New laws for 2018
UK driving laws coming in 2018 - How YOU will be affected by new rules and punishments?
IN 2018 a number of new road rules, driving laws, offences, and regulations will be and have been introduced which could change how you use the road. Here is a list of the rules that have been introduced, will come in and how much fines could penalise you.
By LUKE JOHN SMITH PUBLISHED: 10:10, Thu, Aug 16, 2018 UPDATED: 10:52, Thu, Aug 16, 2018
Over the course of 2018, there have been and will be a number of driving laws, regulations and rules that will come into force in Britain.
UK drivers could face fines or charges for a number of new offences.
With the introduction of these new rules and regulations, it could drastically affect how you drive and use the roads in the UK.
Here are the new rules and laws that are set to be announced over the course of 2018:
Driving too close to a cyclist
Motorists in the UK can land themselves a fine of £100 if they fail to leave enough distance away from a cyclist when overtaking them.
You are required to leave at least 1.5-metres away from the cyclist when passing them.
WLTP emissions standards
The new Worldwide Harmonised Light Vehicle Test Procedure (WLTP) is being rolled out in September 2018 and will affect all new cars in the UK.
The latest laboratory tests (WLTP) replace the old system (NEDC) and are designed to produce figures that are closer to what people will actually achieve in everyday use.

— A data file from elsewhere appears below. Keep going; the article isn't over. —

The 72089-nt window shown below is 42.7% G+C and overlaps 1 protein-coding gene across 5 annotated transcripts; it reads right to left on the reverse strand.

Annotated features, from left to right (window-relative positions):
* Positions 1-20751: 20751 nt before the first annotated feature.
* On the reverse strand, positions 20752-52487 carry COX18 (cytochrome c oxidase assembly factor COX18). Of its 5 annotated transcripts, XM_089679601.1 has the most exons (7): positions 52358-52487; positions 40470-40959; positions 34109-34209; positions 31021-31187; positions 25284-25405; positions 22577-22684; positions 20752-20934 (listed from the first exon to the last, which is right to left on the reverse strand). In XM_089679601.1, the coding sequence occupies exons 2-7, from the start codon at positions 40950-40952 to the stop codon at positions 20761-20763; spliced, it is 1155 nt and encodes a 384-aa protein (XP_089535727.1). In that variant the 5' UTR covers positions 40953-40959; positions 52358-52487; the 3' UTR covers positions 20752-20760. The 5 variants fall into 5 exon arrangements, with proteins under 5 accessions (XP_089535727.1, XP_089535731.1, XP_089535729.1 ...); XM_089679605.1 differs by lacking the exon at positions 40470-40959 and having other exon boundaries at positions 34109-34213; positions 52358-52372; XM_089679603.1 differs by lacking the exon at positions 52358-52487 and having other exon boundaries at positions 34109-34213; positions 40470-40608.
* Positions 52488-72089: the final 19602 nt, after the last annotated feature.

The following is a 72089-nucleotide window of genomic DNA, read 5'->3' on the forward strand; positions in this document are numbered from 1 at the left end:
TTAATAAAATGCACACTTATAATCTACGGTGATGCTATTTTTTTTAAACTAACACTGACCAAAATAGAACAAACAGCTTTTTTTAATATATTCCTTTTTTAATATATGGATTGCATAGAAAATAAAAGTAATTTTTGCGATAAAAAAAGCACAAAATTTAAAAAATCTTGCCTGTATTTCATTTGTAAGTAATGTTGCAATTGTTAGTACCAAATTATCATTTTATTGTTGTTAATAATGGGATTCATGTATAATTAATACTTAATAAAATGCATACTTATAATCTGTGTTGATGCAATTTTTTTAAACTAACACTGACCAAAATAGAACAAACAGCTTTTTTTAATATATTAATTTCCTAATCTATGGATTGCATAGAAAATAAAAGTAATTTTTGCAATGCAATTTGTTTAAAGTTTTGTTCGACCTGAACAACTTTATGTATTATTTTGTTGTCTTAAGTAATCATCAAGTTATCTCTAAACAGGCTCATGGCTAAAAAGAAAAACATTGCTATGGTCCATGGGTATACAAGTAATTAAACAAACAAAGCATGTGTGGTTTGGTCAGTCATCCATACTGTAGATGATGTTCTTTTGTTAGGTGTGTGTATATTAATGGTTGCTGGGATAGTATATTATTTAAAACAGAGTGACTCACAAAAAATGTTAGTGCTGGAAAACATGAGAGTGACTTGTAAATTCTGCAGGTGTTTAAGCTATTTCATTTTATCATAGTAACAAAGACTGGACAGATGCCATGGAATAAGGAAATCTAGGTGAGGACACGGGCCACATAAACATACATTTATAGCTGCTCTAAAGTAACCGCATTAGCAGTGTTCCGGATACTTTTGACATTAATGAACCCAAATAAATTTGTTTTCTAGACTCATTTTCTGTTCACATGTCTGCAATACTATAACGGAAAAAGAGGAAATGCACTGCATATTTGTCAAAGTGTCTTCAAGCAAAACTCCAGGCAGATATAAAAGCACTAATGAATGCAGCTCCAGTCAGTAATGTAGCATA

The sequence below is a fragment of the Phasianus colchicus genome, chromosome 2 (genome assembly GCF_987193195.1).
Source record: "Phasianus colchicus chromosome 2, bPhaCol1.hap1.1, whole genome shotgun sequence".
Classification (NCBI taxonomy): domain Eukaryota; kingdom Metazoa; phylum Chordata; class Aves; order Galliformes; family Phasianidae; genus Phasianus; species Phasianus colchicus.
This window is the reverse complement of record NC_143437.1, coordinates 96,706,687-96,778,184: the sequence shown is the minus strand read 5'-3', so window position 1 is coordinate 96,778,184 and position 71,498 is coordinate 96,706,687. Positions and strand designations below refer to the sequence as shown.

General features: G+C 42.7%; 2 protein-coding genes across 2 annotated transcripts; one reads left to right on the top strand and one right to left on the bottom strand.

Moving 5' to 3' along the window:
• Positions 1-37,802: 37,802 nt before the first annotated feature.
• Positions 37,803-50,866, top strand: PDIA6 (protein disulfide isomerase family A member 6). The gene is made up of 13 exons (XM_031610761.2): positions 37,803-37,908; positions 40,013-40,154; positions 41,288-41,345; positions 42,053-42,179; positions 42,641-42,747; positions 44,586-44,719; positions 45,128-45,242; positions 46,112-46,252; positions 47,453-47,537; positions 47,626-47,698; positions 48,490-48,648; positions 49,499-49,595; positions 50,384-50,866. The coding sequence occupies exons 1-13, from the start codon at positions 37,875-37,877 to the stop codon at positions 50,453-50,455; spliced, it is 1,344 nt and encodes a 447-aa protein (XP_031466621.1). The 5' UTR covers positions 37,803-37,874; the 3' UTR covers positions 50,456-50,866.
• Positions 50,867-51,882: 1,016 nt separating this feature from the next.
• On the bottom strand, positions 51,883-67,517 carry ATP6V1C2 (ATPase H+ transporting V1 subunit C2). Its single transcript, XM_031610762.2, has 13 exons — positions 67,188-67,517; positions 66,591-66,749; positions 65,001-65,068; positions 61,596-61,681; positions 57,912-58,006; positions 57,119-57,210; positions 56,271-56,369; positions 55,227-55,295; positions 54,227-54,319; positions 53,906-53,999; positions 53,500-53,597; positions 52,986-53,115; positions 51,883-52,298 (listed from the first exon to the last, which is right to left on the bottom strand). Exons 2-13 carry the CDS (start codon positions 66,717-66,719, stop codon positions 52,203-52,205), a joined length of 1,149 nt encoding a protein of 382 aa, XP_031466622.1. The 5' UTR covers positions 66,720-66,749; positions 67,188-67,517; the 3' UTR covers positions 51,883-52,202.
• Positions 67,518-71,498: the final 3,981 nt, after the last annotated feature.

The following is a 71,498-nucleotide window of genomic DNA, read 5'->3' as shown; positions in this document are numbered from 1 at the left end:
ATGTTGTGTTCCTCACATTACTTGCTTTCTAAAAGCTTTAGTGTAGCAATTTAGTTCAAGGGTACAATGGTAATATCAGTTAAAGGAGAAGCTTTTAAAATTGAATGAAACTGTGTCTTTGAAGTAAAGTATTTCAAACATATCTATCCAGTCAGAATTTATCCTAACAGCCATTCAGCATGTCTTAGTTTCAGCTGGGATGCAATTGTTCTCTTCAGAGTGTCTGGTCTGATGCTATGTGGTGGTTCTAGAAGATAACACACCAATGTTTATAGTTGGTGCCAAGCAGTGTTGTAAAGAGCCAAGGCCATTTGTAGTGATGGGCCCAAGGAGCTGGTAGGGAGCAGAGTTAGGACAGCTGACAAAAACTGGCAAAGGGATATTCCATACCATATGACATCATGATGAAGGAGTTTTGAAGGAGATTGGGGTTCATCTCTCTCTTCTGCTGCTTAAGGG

All new vehicles being released will need to meet this standard before going on sale.
UK drivers could land some hefty discounts on pre-September 2018 models.
Engine idling can be penalised with a £20 fine (Image: GETTY)
A number of councils across the UK are clamping down on engine idling and will hand motorists a £20 fine. Air pollution is thought do contribute to the premature deaths of 40,000 Brits annually.
It is estimated that 30 councils in Britain are targeting drivers including Nottingham City Council and Westminster Council.
A nationwide pavement parking ban has been proposed in the UK, which could see drivers flouting the rule land a £70 fine.
The Department for Transport announced earlier this year that they could introduced a nationwide ban for offenders.
Under current laws, it is only illegal to park on the pavement in London.
Since 1974 drivers in the Capital have been banned for parking on the kerb and they can be fined £70 for doing so.
The law could be overhauled to make roads more accessible for pedestrians with pushchairs or in wheelchairs.
Under the new laws, it could become illegal to park on the pavement, unless the car has been granted explicit permission, across the country.
Some councils and police have already taken action against offences with Scotland announcing a forthcoming ban and Greater Manchester Police regularly sharing photographs on Twitter of them fining offenders.
Learner drivers on motorways
On Monday 4th June learner drivers were allowed to drive on the motorway in the UK.
Learners drivers in England, Scotland and Wales have been allowed to take motorway lessons to better equip them to deal with driving post-test.